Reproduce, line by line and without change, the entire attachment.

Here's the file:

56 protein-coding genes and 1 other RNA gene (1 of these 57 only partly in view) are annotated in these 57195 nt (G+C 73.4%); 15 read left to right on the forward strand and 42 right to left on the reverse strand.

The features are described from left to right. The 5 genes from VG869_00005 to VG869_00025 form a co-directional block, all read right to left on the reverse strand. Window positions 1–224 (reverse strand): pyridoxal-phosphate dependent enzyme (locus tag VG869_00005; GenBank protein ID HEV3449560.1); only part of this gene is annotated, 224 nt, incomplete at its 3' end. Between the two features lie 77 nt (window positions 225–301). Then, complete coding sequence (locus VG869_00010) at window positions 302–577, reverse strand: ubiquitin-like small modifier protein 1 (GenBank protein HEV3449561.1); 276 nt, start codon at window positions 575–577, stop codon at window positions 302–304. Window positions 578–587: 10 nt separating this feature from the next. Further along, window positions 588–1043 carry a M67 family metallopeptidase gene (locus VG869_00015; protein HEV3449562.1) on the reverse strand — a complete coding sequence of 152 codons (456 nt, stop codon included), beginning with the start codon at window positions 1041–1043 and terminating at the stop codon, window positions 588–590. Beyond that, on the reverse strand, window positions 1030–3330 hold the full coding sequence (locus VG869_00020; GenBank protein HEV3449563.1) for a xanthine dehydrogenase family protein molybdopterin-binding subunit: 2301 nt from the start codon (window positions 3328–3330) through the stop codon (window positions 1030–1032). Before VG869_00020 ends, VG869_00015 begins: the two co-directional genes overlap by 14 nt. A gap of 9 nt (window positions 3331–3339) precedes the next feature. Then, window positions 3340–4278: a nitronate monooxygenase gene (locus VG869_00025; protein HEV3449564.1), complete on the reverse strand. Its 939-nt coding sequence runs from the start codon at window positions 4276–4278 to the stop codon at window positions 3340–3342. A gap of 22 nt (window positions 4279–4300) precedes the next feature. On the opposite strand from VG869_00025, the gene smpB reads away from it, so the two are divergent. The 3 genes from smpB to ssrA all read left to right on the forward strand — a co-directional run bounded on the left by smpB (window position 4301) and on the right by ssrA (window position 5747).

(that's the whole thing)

56 protein-coding genes and 1 other RNA gene (1 of these 57 only partly in view) are annotated in these 57195 nt (G+C 73.4%); 15 read left to right on the forward strand and 42 right to left on the reverse strand.

The features are described from left to right. The 5 genes from VG869_00005 to VG869_00025 form a co-directional block, all read right to left on the reverse strand. Window positions 1–224 (reverse strand): pyridoxal-phosphate dependent enzyme (locus tag VG869_00005; GenBank protein ID HEV3449560.1); only part of this gene is annotated, 224 nt, incomplete at its 3' end. Between the two features lie 77 nt (window positions 225–301). Then, complete coding sequence (locus VG869_00010) at window positions 302–577, reverse strand: ubiquitin-like small modifier protein 1 (GenBank protein HEV3449561.1); 276 nt, start codon at window positions 575–577, stop codon at window positions 302–304. Window positions 578–587: 10 nt separating this feature from the next. Further along, window positions 588–1043 carry a M67 family metallopeptidase gene (locus VG869_00015; protein HEV3449562.1) on the reverse strand — a complete coding sequence of 152 codons (456 nt, stop codon included), beginning with the start codon at window positions 1041–1043 and terminating at the stop codon, window positions 588–590. Beyond that, on the reverse strand, window positions 1030–3330 hold the full coding sequence (locus VG869_00020; GenBank protein HEV3449563.1) for a xanthine dehydrogenase family protein molybdopterin-binding subunit: 2301 nt from the start codon (window positions 3328–3330) through the stop codon (window positions 1030–1032). Before VG869_00020 ends, VG869_00015 begins: the two co-directional genes overlap by 14 nt. A gap of 9 nt (window positions 3331–3339) precedes the next feature. Then, window positions 3340–4278: a nitronate monooxygenase gene (locus VG869_00025; protein HEV3449564.1), complete on the reverse strand. Its 939-nt coding sequence runs from the start codon at window positions 4276–4278 to the stop codon at window positions 3340–3342. A gap of 22 nt (window positions 4279–4300) precedes the next feature. On the opposite strand from VG869_00025, the gene smpB reads away from it, so the two are divergent. The 3 genes from smpB to ssrA all read left to right on the forward strand — a co-directional run bounded on the left by smpB (window position 4301) and on the right by ssrA (window position 5747).